We present the largest series of IIH patients reported in the literature. Our study found a 9% prevalence of IIH in men, thereby confirming that IIH in men is rare. The prevalence of IIH in men has been estimated to be between 6% and 50% by prior studies,2 but when one considers only studies applying modern neuroimaging to more than 50 IIH patients,3,8–13 the prevalence range is 8% to 19%. This suggests that older studies may have included men with mimickers of IIH that are more difficult to diagnose without advanced neuroimaging (e.g., venous sinus thrombosis, dural arteriovenous malformations). Our study of IIH in men has the highest rate of MRI reported in the literature (>90%), making it less likely that we included patients with these conditions.
The most important finding of our study is that men were two times more likely than women to have severe visual loss in one or both eyes. Although sex has been previously suspected to be an important risk factor for visual loss in IIH, only two studies have specifically compared men vs women with IIH.2,3 Although no significant association between male sex and visual loss in IIH has been demonstrated previously,2,3,10,12,13 these studies were likely underpowered to find such an association, even if one was present.
Because visual loss in IIH is typically slow and insidious, the worse visual prognosis for men could be because men experience fewer nonvisual symptoms to bring them to medical attention early in the course of their disease. Indeed, men were found to report significantly less headache as both a first sign of IIH and at the initial neuro-ophthalmology visit. Instead, men were more likely to report that subjective visual changes were the heralding symptom of their illness. Men also reported less pulsatile tinnitus at initial neuro-ophthalmology evaluation, but this difference barely met our significance level and should be interpreted with caution. Further caution is warranted because higher symptom rates have been found in prospective studies and may suggest limitations in our retrospective data collection.13,14 However, because our male and female patients were collected in a similar fashion and compared internally, there is no reason to specifically suspect bias to be the cause of the differences found. These symptom differences could suggest that IIH represents a different clinical entity in men and women. However, we believe it more likely represents a difference in headache thresholds for men and women. This is supported by several observations. First, migraine and tension-type headache are reported much more frequently by women than by men.15,16 Second, women seem to have greater temporal summation of noxious mechanical stimuli than men do.17 One could hypothesize from this observation that different responses to a constantly applied stimulus, such as chronically elevated intracranial pressure, may partially account for the sex headache differences in IIH. Finally, men are less likely than nonpregnant women to have post–dural puncture headaches.18 This is particularly interesting because low-CSF-pressure and high-CSF-pressure headaches likely share a common mechanism, i.e., mechanical deformation of the meninges.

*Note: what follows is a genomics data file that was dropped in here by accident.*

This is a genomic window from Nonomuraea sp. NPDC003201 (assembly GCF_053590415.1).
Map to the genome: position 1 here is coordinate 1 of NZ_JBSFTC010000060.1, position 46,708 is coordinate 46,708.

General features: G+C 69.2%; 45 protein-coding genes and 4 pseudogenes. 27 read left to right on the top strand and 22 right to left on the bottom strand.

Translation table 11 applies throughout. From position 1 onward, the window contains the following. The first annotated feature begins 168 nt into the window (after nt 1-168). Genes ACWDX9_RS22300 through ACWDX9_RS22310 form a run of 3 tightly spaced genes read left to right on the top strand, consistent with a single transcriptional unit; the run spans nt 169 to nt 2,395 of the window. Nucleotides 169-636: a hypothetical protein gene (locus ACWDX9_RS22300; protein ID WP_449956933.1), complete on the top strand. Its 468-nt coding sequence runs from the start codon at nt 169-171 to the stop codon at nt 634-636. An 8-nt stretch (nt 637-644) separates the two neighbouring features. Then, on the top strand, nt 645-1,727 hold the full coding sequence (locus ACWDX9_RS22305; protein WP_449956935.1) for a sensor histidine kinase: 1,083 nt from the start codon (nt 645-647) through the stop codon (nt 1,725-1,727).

It is also possible that there were sex differences in other factors that have been previously associated with visual loss in IIH, such as degree of obesity, hypertension, recent weight gain, anemia, race, CSF opening pressure, sleep apnea, and older age.2,8,13,19–24 Regarding obesity, one case–control study comparing 29 men with IIH to both women with IIH and normal men2 found no differences between the men and women with IIH, but men with IIH were more obese than the age-matched control men. In another study comparing the characteristics of 18 men with IIH to 116 women with IIH,3 men were less likely to be “significantly overweight” compared to women with IIH, but BMI was not used in the analyses. Among our 487 patients (67%) for whom BMI was available, no difference was found between the BMI of men and women with IIH. It is likely that studies that have suggested that obesity does not play a major role in the development of IIH in men were confounded by two problems: 1) inclusion of men with a different disease because of lack of adequate neuroimaging, and 2) the lack of precise anthropometric data (e.g., BMI), instead relying on weight only or the examiner’s assessment of weight status.
Although some previous studies have suggested that systemic hypertension may be a poor prognostic indicator,2,13 it was not found to be a significant factor in our study with regard to blindness. Because many of the patients in our study were treated hypertensives, this relationship may have been masked. In addition, we considered hypertension only by its presence or absence and not by a numerical value such as mean arterial pressure. This also reduces the power of finding a potentially significant relationship in this study.